To fully understand the legacy of the great South African directors, it is necessary to consider the socio-political climate that has influenced the evolution of film in our country. The acknowledged directorial masters: Manie van Rensberg, Jans Rautenbach, Ross Devenish, Katinka Heyns and Darrell Roodt; were obliged to confront the numerous challenges and obstacles strewn in their path in order to achieve the fame they enjoy today. Before we examine their careers and works, let us conduct a brief overview of the history of South African film.
The story of the South African film industry begins some 108 years ago at the conclusion of the nineteenth century. It was the time of the Anglo-Boer War. American and British film pioneers, armed with this new technology, were conducting a private campaign consisting of mobile theatres for viewing in the mining industry and (while the war raged) in the military.
Some of the earliest examples of film in South Africa were newsreels recorded on the front lines.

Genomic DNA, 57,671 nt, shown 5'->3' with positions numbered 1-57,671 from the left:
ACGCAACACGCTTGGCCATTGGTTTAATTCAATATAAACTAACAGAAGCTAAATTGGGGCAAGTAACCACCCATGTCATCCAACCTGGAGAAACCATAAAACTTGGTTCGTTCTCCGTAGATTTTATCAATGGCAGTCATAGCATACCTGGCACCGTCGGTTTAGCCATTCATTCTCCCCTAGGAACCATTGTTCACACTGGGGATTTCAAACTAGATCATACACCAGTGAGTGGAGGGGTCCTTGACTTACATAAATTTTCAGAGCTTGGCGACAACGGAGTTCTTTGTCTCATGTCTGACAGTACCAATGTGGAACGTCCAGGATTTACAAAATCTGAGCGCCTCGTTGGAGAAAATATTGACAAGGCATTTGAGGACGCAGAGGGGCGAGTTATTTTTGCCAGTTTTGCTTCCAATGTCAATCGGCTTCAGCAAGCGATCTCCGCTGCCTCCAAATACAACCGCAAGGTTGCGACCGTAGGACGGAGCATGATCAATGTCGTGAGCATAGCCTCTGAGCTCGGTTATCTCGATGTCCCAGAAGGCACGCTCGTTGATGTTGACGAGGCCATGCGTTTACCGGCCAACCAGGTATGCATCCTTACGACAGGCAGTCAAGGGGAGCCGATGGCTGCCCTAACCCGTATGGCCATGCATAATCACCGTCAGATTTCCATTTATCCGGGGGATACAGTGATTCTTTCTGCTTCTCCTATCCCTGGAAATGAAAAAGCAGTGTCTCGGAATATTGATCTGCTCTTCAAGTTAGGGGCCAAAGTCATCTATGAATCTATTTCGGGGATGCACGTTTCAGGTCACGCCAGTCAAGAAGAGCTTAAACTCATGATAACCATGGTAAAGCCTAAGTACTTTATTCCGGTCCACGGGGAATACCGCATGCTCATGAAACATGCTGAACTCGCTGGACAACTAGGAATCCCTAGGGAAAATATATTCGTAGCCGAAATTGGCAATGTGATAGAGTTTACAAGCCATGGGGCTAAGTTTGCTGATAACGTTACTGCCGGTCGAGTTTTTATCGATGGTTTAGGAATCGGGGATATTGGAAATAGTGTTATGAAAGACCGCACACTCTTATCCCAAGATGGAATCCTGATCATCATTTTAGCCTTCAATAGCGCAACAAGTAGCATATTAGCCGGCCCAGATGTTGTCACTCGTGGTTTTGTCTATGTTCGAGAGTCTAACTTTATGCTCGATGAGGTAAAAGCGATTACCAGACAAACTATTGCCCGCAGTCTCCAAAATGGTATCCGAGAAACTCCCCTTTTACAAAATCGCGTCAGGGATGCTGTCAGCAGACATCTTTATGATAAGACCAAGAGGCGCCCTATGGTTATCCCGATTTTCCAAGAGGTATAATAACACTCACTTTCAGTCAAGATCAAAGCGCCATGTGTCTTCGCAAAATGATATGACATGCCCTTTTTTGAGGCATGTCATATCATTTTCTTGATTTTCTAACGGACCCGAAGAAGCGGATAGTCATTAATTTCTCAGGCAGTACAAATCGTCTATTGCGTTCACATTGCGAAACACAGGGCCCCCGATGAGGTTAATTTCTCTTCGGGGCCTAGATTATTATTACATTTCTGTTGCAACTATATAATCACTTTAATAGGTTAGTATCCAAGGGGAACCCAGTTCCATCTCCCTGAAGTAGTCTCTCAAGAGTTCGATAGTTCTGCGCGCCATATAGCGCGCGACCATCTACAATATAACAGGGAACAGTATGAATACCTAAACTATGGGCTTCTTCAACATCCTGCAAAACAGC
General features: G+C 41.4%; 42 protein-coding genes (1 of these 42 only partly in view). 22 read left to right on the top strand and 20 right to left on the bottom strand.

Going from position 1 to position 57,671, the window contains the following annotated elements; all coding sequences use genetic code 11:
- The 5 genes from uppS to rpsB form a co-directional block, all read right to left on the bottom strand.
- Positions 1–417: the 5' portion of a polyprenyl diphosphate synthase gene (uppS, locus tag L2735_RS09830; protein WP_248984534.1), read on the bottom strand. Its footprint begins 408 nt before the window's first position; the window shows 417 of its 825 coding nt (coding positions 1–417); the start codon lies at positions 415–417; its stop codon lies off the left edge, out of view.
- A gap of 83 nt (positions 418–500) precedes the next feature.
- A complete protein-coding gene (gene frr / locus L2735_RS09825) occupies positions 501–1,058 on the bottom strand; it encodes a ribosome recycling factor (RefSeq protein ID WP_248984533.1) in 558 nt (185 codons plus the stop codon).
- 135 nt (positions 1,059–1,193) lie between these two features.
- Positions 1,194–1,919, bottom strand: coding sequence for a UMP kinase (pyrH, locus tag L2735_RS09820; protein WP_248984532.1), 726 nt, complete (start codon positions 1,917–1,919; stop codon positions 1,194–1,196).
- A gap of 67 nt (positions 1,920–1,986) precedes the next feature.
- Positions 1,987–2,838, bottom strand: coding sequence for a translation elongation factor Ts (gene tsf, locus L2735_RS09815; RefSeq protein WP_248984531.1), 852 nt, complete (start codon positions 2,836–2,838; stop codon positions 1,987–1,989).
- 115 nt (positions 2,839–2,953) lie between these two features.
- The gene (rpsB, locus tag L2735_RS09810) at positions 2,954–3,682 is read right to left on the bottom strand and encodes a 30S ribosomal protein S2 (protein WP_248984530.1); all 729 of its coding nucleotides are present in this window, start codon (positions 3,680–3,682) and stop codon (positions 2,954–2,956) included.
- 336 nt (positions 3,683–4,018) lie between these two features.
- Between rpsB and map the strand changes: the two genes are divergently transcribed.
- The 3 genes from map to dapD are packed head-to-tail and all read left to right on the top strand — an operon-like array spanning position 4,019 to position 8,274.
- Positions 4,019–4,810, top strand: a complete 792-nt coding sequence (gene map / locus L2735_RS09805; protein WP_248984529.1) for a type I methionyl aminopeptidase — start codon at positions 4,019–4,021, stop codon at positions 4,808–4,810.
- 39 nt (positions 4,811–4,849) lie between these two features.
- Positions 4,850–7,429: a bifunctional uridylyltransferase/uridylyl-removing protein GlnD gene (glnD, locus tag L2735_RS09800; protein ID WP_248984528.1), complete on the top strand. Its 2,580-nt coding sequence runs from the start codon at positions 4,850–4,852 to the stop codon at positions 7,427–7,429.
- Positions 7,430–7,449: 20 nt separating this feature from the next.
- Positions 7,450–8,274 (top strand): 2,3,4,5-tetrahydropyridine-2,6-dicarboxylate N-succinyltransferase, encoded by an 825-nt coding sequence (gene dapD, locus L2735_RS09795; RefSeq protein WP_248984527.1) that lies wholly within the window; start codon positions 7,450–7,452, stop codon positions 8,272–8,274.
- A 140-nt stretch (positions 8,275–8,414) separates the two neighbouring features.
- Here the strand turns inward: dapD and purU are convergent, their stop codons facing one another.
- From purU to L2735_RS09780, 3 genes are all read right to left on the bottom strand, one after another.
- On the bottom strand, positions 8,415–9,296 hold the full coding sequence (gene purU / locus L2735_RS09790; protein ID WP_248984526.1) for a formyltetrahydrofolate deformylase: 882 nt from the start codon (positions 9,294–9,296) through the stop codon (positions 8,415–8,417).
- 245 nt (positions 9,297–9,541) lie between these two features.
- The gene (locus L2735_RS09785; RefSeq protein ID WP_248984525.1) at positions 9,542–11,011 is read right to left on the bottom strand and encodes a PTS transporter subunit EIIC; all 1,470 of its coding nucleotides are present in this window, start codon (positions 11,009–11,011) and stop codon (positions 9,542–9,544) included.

The first true motion picture created in South Africa was The Great Kimberely Diamond Robbery of 1910. The film standard from this point out shifted from simple visual chicanery to the dramatic full-length picture. The first Afrikaans film to follow this motion picture drive was De Voortrekkers of 1916. Over 1300 movies have been made in this country since that time!
It was in the early 1930s, however, that a major paradigm-shift began to unfold that would have far-reaching consequences for the burgeoning SA film industry. Afrikaner nationalism was taking root, affecting the subject matter and imposing stylistic frameworks for decades to come. With the release of Sarie Marais in 1931, the first SA film created with integral sound, popular public interest began to take hold and the nationalists took note. Independent nationalist-run...